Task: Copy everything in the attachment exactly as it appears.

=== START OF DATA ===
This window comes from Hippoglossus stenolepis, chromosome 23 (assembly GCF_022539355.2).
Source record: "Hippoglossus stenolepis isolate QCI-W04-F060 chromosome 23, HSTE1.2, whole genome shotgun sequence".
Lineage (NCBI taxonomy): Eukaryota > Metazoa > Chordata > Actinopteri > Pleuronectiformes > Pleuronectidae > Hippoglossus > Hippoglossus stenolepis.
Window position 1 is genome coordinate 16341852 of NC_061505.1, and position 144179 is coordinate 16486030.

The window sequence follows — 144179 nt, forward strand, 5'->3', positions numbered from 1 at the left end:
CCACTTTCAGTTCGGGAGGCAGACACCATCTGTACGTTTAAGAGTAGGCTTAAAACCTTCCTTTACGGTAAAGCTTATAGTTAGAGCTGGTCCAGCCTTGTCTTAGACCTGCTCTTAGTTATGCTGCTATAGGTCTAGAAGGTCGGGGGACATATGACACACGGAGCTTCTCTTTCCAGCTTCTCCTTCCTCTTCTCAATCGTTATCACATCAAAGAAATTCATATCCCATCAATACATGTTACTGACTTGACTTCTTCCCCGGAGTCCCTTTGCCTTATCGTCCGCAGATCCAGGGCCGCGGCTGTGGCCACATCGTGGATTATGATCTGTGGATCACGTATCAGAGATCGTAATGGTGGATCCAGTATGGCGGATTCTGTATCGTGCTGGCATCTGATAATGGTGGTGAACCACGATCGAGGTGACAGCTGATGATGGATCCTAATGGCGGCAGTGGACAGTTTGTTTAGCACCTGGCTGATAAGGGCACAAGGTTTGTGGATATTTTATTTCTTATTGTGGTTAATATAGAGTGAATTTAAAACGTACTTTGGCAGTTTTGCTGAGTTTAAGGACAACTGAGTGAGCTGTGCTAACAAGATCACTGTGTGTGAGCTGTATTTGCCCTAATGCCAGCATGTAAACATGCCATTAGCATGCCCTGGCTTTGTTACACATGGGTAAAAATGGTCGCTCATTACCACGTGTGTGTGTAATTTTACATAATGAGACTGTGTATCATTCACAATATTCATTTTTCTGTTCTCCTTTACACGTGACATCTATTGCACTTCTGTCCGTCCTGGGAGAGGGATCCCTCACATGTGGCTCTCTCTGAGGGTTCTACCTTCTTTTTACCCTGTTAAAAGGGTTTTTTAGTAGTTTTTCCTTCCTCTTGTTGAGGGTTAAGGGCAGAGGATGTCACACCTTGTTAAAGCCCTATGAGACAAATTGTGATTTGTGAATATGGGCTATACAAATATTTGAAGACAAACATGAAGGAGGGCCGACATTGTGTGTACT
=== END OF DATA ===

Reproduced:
This window comes from Hippoglossus stenolepis, chromosome 23 (assembly GCF_022539355.2).
Source record: "Hippoglossus stenolepis isolate QCI-W04-F060 chromosome 23, HSTE1.2, whole genome shotgun sequence".
Lineage (NCBI taxonomy): Eukaryota > Metazoa > Chordata > Actinopteri > Pleuronectiformes > Pleuronectidae > Hippoglossus > Hippoglossus stenolepis.
Window position 1 is genome coordinate 16341852 of NC_061505.1, and position 144179 is coordinate 16486030.

The window sequence follows — 144179 nt, forward strand, 5'->3', positions numbered from 1 at the left end:
CCACTTTCAGTTCGGGAGGCAGACACCATCTGTACGTTTAAGAGTAGGCTTAAAACCTTCCTTTACGGTAAAGCTTATAGTTAGAGCTGGTCCAGCCTTGTCTTAGACCTGCTCTTAGTTATGCTGCTATAGGTCTAGAAGGTCGGGGGACATATGACACACGGAGCTTCTCTTTCCAGCTTCTCCTTCCTCTTCTCAATCGTTATCACATCAAAGAAATTCATATCCCATCAATACATGTTACTGACTTGACTTCTTCCCCGGAGTCCCTTTGCCTTATCGTCCGCAGATCCAGGGCCGCGGCTGTGGCCACATCGTGGATTATGATCTGTGGATCACGTATCAGAGATCGTAATGGTGGATCCAGTATGGCGGATTCTGTATCGTGCTGGCATCTGATAATGGTGGTGAACCACGATCGAGGTGACAGCTGATGATGGATCCTAATGGCGGCAGTGGACAGTTTGTTTAGCACCTGGCTGATAAGGGCACAAGGTTTGTGGATATTTTATTTCTTATTGTGGTTAATATAGAGTGAATTTAAAACGTACTTTGGCAGTTTTGCTGAGTTTAAGGACAACTGAGTGAGCTGTGCTAACAAGATCACTGTGTGTGAGCTGTATTTGCCCTAATGCCAGCATGTAAACATGCCATTAGCATGCCCTGGCTTTGTTACACATGGGTAAAAATGGTCGCTCATTACCACGTGTGTGTGTAATTTTACATAATGAGACTGTGTATCATTCACAATATTCATTTTTCTGTTCTCCTTTACACGTGACATCTATTGCACTTCTGTCCGTCCTGGGAGAGGGATCCCTCACATGTGGCTCTCTCTGAGGGTTCTACCTTCTTTTTACCCTGTTAAAAGGGTTTTTTAGTAGTTTTTCCTTCCTCTTGTTGAGGGTTAAGGGCAGAGGATGTCACACCTTGTTAAAGCCCTATGAGACAAATTGTGATTTGTGAATATGGGCTATACAAATATTTGAAGACAAACATGAAGGAGGGCCGACATTGTGTGTACT